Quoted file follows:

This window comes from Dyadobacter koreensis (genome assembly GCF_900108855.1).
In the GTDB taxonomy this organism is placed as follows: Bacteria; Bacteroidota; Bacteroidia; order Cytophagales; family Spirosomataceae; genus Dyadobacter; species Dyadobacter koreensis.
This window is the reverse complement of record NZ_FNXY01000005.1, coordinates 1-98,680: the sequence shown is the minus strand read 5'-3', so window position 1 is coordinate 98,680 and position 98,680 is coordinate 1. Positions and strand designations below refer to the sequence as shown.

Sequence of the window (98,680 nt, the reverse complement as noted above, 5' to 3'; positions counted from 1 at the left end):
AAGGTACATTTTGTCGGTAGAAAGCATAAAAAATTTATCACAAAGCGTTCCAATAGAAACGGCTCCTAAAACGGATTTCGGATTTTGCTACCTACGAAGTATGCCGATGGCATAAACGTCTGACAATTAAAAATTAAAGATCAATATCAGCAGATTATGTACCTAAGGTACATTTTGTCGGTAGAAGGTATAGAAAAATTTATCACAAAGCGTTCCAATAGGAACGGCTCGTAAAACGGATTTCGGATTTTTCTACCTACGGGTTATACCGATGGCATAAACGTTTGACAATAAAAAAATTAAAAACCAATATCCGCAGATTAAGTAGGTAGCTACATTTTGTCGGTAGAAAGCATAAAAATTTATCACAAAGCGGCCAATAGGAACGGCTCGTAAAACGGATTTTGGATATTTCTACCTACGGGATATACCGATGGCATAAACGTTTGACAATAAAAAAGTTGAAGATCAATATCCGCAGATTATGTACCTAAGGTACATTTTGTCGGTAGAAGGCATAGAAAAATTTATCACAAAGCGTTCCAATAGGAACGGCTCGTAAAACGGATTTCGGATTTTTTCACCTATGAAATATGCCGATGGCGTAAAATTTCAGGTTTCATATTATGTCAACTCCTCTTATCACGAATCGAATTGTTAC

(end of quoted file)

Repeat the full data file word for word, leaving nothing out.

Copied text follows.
This window comes from Dyadobacter koreensis (genome assembly GCF_900108855.1).
In the GTDB taxonomy this organism is placed as follows: Bacteria; Bacteroidota; Bacteroidia; order Cytophagales; family Spirosomataceae; genus Dyadobacter; species Dyadobacter koreensis.
This window is the reverse complement of record NZ_FNXY01000005.1, coordinates 1-98,680: the sequence shown is the minus strand read 5'-3', so window position 1 is coordinate 98,680 and position 98,680 is coordinate 1. Positions and strand designations below refer to the sequence as shown.

Sequence of the window (98,680 nt, the reverse complement as noted above, 5' to 3'; positions counted from 1 at the left end):
AAGGTACATTTTGTCGGTAGAAAGCATAAAAAATTTATCACAAAGCGTTCCAATAGAAACGGCTCCTAAAACGGATTTCGGATTTTGCTACCTACGAAGTATGCCGATGGCATAAACGTCTGACAATTAAAAATTAAAGATCAATATCAGCAGATTATGTACCTAAGGTACATTTTGTCGGTAGAAGGTATAGAAAAATTTATCACAAAGCGTTCCAATAGGAACGGCTCGTAAAACGGATTTCGGATTTTTCTACCTACGGGTTATACCGATGGCATAAACGTTTGACAATAAAAAAATTAAAAACCAATATCCGCAGATTAAGTAGGTAGCTACATTTTGTCGGTAGAAAGCATAAAAATTTATCACAAAGCGGCCAATAGGAACGGCTCGTAAAACGGATTTTGGATATTTCTACCTACGGGATATACCGATGGCATAAACGTTTGACAATAAAAAAGTTGAAGATCAATATCCGCAGATTATGTACCTAAGGTACATTTTGTCGGTAGAAGGCATAGAAAAATTTATCACAAAGCGTTCCAATAGGAACGGCTCGTAAAACGGATTTCGGATTTTTTCACCTATGAAATATGCCGATGGCGTAAAATTTCAGGTTTCATATTATGTCAACTCCTCTTATCACGAATCGAATTGTTAC